Andy Grove's "High Output Management"

2) Andy Grove's "High Output Management"

AuthorAndy Grove
Book TitleHigh Output Management
Year published1983
Number of pages272
Who it's best forLeaders who want a foundational understanding of the task and project leadership aspect of managing teams.
What you will learnHow to transition from individual contributor to manager, how to think about tasks and projects from a manager’s view, and dealing with common management challenges.

When you're an individual contributor, work is straight-forward: you're given a task, a problem, or a project to complete. You may collaborate with team members, but in the end, you're in charge of a specific part of it.  Ship the feature, close the deal, create the leads, and your work is done.

As a manager, suddenly you have to be a multiplier.  You're not just focused on yourself or any one person on your team. Instead, you have to think about how everyone works with each other, and how your team as a whole can perform at its best.

You also have to suddenly deal with people's problems, sit in many more meetings, think more about managing up, and working cross-functionally.

With all these new challenges, even the hardest working new manager is likely to struggle. Fortunately, this is where Andy Grove shines. High Output Management is the perfect book to help with a myriad of these challenges.

We've been a huge fan of High Output Management on the Lighthouse blog since first reading it over 6 years ago. We've quoted Grove countless times, and even devoted two posts specifically to this book, which you can dig into for further reading:

If you want a field guide for being an effective manager, this is one of the single best books for new managers ever written. Grove provides what many go as far as calling the, "Bible for management.”

James Clear's "Atomic Habits"

3) James Clear's "Atomic Habits"

AuthorJames Clear
Book TitleAtomic Habits
Year published2018
Number of pages320
Who it's best forAnyone who wants to build better habits.
What you will learnSimple systems for creating and sustaining helpful habits and how to identify and break bad habits.

A key for any manager is to learn new things. As a manager, you want to be a multiplier, and the only way to do that is to be constantly learning and growing. 

Atomic Habits is a great book for managers to learn how to build good habits and break bad ones. 

As we talked about earlier, becoming a manager is a career change as much as a promotion, so there's a lot you'll need to learn if you want to be a good manager. That means creating the habit of learning and leveling up, as well as breaking bad habits that sit in the way of you being at your best. 

Atomic Habits will help you do both of those things. It lays out simple systems and approaches that help ensure you're setting a great example for your team. You can then also teach your team to build good habits, too, multiplying the value of these lessons.

Further reading: Read more on habits and why we like Clear's Atomic Habits in: Lessons from Leaders: Mikey Ahdoot on the Essential Keys to Building Healthy Habits.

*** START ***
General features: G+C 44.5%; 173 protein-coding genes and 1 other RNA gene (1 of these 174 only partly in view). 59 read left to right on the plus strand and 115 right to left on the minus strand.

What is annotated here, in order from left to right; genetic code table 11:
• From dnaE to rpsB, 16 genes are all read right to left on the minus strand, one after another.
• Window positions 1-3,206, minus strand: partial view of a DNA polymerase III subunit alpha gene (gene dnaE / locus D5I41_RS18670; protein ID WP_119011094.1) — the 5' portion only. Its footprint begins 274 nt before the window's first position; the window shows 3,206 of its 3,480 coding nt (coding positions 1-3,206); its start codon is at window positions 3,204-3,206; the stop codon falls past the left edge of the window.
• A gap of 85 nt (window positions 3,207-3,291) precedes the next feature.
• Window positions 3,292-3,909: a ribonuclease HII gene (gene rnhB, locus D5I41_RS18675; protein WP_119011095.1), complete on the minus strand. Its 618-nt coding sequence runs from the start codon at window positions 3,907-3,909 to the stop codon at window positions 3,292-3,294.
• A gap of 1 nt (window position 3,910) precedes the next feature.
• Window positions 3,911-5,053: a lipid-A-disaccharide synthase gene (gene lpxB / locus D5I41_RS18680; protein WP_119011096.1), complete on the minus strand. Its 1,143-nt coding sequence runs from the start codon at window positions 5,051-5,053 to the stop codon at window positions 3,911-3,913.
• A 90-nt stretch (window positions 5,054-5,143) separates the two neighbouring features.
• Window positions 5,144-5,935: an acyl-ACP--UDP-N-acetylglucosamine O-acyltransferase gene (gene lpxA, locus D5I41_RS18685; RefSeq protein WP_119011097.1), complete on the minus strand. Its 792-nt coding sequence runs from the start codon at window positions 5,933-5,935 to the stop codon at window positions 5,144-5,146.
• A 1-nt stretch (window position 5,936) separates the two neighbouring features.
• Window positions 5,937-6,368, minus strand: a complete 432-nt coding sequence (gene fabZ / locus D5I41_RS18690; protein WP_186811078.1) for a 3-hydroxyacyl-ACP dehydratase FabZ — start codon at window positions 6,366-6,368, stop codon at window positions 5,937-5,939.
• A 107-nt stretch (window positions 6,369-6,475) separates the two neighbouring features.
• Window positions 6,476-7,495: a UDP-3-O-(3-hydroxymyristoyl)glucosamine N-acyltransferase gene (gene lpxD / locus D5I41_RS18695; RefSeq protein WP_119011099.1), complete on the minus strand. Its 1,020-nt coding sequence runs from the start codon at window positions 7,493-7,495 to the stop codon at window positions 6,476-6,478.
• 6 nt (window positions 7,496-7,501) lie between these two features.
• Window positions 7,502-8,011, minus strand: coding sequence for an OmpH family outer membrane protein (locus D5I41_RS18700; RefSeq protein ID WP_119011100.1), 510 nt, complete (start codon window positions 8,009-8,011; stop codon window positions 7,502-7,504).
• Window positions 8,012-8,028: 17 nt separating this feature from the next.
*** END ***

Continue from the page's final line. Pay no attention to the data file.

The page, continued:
Chris Voss' "Never Split the Difference: Negotiating as if Your Life Depended on it"

4) Chris Voss' "Never Split the Difference: Negotiating as if Your Life Depended on it"

AuthorChris Voss
Book TitleNever Split the Difference: Negotiating as if Your Life Depended on it
Year published2016
Number of pages288
Who it's best forLeaders who want to level up their negotiating and communication skills.
What you will learnA thorough approach with specific tactics will help you with both sides of the table of a negotiation, as well as better understanding and communicating with others.

The further you climb in your career, the more negotiating matters. As a manager, you'll be negotiating constantly:

  • With your team: On raises, performance, projects, performance reviews, hiring, and closing candidates.
  • With your manager: On your own career, performance, and compensation.
  • With your peers: On behalf of your team for resources, projects, and collaboration.

Voss' Never Split the Difference will teach you how to become a better negotiator no matter what situation you find yourself in. 

The book has some tactics that could become less effective over time as they become more well known. However, it focuses mostly on the process and mindset you should use when negotiating, which is grounded in the timeless principles of rapport, empathy, and understanding the other person you're negotiating with. 

I can personally attest to the effectiveness of applying the approaches and recommendations in the book in various situations. Unlike so many other books I've read, the tactics applied worked exactly as described.

Further reading: A key part of being a good leader or negotiator is asking questions, which helps you create mutually beneficial outcomes. The best post to learn more about that:

Booth, Shames, & Desberg's "Own the Room: Business Presentations that Persuade, Engage, and Get Results

5) Booth, Shames, & Desberg's "Own the Room: Business Presentations that Persuade, Engage, and Get Results"

AuthorDavid Booth, Deborah Shames, Peter Desberg